CropTec Show
Farminguk
24 August 2016 | Online since 2003
Less co2 Limited


29 April 2014 03:24:42 |News

Beef farmers feel betrayed over farm gate price drop


The National Farmers' Union has criticised the gap between farm gate and retail prices for beef.
Figures released from Eblex show farm gate prices have dropped while the price paid by consumers for beef has remained stable. The latest indication to March is that the producer share of final retail price is well below the 58 per cent received in March 2013, and three per cent below the 51 per cent received in the second half of 2013.
Andy Foot, NFU beef group chairman, said it was infuriating for farmers to see further reductions on the beef price when retailer margins to March had shown an increase.
“Last year we heard from retailers that they wanted to source more British beef,” said Mr Foot. “They were keen to work with us to ensure a secure future for our farmers, and I am bitterly disappointed to see how short their memories are.
“We work in an industry with a long production cycle and low margins and we simply cannot afford to be toyed with. It is a significant investment to buy store cattle, let alone suckler cows, so how is a farmer meant to do so with any degree of confidence of a return on his or her investment when you can see prices slashed overnight?
“Farmers are going to feel betrayed that this drop in price also comes in the middle of Great British Beef Week, at a time when retailers should be supporting beef production. A sustainable price does not mean paying just enough to get by on, it means paying enough to actually re-invest in your business to meet future demand and challenges, including climate change.
“Evidence has shown time and time again that consumers are interested in the provenance of their food and want to buy British beef, and that they want to support British farmers and see them receiving a fair price. Farmers are incredibly grateful for the support we receive from consumers, and I hope that retailers listen to both their suppliers and their customers and start to live up to their promises.”
NFU livestock board chairman Charles Sercombe said: “I had hoped that off the back of the legacy of the horse meat scandal, and Great British Beef Week, we would see retailers living up to their promise to engage with the supply chain, and like Andy, I am deeply disappointed to see this drive to force down prices down. With retailers making an increasing margin from beef, farmers need to see an end to this short termism. This is completely incompatible with an industry that works in years rather than months.
“British farmers work hard to produce a world class product, and while we see recognition of this in our export markets, it can be difficult for farmers to stomach when the domestic market does not recognise it.”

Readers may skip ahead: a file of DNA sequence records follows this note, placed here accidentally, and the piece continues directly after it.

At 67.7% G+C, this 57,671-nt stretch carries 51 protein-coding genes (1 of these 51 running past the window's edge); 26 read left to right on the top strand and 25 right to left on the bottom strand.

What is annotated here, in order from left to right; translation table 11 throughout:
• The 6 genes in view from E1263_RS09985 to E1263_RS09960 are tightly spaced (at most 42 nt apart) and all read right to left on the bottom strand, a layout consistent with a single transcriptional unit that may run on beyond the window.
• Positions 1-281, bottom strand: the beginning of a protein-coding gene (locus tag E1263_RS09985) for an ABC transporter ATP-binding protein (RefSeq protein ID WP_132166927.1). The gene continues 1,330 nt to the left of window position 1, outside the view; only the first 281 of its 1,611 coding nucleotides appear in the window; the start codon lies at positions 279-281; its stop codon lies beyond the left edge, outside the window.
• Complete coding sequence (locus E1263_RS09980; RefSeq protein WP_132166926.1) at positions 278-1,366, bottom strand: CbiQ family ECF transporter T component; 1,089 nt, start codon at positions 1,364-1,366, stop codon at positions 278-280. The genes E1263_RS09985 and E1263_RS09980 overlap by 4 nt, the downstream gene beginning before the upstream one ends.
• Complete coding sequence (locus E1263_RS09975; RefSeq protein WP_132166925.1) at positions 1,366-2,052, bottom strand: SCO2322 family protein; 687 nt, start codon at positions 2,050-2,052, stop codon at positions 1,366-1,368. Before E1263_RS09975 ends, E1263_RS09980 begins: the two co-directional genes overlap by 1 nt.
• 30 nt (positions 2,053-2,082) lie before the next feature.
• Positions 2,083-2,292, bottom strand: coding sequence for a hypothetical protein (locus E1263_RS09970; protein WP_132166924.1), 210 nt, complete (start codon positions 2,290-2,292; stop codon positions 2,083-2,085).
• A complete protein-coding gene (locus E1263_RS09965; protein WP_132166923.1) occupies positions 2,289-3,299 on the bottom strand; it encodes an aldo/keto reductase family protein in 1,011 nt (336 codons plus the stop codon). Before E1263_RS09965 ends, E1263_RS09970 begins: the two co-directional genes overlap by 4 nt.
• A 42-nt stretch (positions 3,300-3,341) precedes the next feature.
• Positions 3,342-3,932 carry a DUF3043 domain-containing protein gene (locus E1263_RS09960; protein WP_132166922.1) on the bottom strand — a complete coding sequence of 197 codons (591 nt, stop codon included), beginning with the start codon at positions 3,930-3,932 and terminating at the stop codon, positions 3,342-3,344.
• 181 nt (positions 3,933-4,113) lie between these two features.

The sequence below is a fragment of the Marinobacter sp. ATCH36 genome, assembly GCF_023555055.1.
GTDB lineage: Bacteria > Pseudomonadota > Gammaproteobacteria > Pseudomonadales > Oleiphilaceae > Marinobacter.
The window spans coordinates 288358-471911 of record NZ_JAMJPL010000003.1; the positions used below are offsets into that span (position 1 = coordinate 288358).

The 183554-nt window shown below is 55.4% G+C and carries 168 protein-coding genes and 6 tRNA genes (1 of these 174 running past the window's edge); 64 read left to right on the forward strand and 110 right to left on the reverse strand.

Download

0 Comment

loginuserlogo
Name

Please enter your name


Email

Please enter your email

Please enter valid email


Comment

Please enter your comment


Post Comment

Your comment has been submitted successfully. Please wait for admin approval.


Comments

No comments posted yet. Be the first to post a comment


Canada | 24 August 2016
Canadian farmers see bumper wheat crop as rain curbs quality

Canada’s wheat production will rise more than expected this year, adding to a global glut of the grain, while canola output will probably decrease, according to a government report. Wheat output wi...


France | 24 August 2016
Lactalis ready to discuss milk prices with angry French farmers

Europe's largest dairy producer, Lactalis, said on Tuesday it was ready to renegotiate milk prices paid to producers after hundreds of farmers protested outside its headquarters in northwestern France...


Japan | 24 August 2016
Is Japan's wagyu beef bubble bound to burst?

Bad news for high-end beef lovers: Japan’s Wagyu bubble could be on the verge of bursting. Prized Wagyu calves are currently fetching wildly inflated prices, says Nikkei Asian Review, and "If sky-high...


USA | 24 August 2016
Grassley to hold hearing on agriculture mergers next month

Iowa Sen. Chuck Grassley said Tuesday he will hold a hearing next month to discuss a wave of consolidation among seed and chemical producers, including the merger of Dow and DuPont. The chairman of...


Kenya | 24 August 2016
Should agriculture be a required school subject?

Despite the grumbling of many frustrated American school kids taking math tests, the broad subjects required in public schools each have firm arguments for their respective inclusion. But that does...



Trending Now

Viewed
Discussed


Top stories you may have missed
FarmingUK
FarmingUK Logo

FarmingUK

The sustained recovery of pig prices since the spring has come at a time wh...


FarmingUK
FarmingUK Logo

FarmingUK

A World Trade Organisation (WTO) panel has declared the Russian import ban ...


FarmingUK
FarmingUK Logo

FarmingUK

A new study has linked oilseed rape crops grown from neonicotinoid-treated ...


FarmingUK
FarmingUK Logo

FarmingUK

Philip Hammond is to guarantee billions of pounds of UK government investme...


FarmingUK
FarmingUK Logo

FarmingUK

Access to the foreign labour market is 'critical', according the chief exec...


FarmingUK
FarmingUK Logo

FarmingUK

The Tenant Farmers Association has said the National Trust's vision for a p...


FarmingUK
FarmingUK Logo

FarmingUK

Ulster farmers will 'not lie down and wave the white flag' when Brexit nego...


FarmingUK
FarmingUK Logo

FarmingUK

The cost of rural crime to the UK economy costs £42.5 million a year, accor...


FarmingUK
FarmingUK Logo

FarmingUK

A young farmers club member from Oxfordshire has created a petition on the ...


FarmingUK
FarmingUK Logo

FarmingUK

The farming sector has reacted negatively to a proposal to reintroduce the ...


closeicon
Username
Password